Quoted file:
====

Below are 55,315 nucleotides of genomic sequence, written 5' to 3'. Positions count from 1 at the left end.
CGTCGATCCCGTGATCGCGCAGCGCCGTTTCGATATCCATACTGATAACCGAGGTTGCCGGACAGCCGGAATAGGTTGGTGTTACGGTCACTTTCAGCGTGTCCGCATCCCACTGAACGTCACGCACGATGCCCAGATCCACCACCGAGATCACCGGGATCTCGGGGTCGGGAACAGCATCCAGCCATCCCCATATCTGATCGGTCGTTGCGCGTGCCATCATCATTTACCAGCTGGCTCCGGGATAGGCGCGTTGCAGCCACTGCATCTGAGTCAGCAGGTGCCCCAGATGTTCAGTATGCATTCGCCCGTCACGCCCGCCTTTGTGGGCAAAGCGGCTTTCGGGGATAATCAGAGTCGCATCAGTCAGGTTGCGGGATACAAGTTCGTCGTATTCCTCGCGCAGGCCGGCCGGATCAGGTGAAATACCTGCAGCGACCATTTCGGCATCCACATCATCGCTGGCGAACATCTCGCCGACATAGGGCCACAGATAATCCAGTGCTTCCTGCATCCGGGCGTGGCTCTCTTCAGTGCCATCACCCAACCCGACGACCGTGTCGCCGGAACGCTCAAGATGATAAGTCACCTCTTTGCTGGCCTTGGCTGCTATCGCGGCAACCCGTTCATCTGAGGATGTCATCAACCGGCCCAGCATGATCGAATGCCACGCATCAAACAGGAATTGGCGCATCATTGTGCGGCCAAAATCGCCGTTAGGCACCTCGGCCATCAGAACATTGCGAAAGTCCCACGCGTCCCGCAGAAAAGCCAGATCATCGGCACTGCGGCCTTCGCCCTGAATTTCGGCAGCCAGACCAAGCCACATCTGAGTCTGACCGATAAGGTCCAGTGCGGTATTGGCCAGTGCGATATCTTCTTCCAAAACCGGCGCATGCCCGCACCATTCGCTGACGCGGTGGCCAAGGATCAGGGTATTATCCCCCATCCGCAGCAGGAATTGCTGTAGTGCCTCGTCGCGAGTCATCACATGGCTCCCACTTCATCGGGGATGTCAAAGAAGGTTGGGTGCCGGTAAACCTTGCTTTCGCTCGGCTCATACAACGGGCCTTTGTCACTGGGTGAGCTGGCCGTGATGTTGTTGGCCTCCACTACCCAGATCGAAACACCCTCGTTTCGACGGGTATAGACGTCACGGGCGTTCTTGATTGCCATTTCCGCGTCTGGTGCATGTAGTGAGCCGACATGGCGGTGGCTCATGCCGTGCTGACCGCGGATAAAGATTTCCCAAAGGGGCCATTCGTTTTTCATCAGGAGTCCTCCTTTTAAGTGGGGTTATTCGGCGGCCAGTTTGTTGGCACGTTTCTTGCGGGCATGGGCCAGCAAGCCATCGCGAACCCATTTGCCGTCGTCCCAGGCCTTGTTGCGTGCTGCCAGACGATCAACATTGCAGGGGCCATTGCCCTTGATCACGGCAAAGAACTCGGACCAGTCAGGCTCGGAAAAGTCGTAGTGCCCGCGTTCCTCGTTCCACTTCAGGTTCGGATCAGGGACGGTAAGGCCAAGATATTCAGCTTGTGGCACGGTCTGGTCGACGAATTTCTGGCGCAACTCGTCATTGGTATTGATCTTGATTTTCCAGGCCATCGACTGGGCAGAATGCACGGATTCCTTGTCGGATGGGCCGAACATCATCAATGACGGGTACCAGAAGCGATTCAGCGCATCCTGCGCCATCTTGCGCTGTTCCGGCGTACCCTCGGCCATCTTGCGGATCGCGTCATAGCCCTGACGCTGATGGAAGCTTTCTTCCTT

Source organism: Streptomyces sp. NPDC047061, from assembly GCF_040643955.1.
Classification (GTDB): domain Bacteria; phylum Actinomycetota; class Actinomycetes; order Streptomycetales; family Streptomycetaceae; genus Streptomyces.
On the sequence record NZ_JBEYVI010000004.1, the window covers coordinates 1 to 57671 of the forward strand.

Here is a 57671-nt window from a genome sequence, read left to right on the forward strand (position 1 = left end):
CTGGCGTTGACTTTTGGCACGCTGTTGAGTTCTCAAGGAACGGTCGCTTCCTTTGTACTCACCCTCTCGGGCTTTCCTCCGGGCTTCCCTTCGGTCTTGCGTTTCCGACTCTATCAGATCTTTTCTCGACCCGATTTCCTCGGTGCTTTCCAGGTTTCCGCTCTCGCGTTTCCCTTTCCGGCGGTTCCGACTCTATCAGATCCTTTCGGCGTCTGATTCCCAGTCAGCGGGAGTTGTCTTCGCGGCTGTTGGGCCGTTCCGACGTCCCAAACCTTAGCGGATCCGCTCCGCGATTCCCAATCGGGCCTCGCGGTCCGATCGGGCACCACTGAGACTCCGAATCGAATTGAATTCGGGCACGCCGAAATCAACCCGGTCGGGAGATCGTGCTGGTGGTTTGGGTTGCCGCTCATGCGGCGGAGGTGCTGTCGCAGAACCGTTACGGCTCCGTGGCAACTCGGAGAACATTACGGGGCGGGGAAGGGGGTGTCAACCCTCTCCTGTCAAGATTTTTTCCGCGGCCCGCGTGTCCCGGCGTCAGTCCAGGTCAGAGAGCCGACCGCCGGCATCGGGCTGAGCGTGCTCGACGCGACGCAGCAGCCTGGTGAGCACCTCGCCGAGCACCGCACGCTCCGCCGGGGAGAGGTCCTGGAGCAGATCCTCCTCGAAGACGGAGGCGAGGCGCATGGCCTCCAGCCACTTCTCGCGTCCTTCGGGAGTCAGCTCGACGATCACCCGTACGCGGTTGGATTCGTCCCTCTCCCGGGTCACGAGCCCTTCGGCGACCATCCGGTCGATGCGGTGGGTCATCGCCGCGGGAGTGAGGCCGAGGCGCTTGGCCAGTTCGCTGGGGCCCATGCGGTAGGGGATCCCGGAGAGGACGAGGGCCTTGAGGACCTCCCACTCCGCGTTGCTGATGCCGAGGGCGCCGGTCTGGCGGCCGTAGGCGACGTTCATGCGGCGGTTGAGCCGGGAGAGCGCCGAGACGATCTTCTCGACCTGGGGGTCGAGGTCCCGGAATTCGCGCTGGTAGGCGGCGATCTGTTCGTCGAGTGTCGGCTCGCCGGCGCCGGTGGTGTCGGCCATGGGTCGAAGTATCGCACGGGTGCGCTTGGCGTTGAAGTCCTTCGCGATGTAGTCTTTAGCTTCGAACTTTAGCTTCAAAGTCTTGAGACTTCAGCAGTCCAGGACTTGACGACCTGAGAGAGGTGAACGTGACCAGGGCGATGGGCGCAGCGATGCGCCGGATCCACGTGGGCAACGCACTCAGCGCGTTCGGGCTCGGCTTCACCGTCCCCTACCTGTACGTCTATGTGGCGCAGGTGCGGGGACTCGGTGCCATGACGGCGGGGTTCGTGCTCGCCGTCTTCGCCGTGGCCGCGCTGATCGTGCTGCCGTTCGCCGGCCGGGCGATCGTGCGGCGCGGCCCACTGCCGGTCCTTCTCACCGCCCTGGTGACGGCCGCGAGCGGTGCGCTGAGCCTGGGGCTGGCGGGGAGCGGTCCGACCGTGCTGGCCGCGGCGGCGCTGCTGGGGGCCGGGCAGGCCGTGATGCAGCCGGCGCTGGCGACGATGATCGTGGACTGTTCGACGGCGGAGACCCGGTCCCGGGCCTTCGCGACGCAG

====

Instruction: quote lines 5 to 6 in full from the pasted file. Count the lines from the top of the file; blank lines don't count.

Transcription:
On the sequence record NZ_JBEYVI010000004.1, the window covers coordinates 1 to 57671 of the forward strand.

Here is a 57671-nt window from a genome sequence, read left to right on the forward strand (position 1 = left end):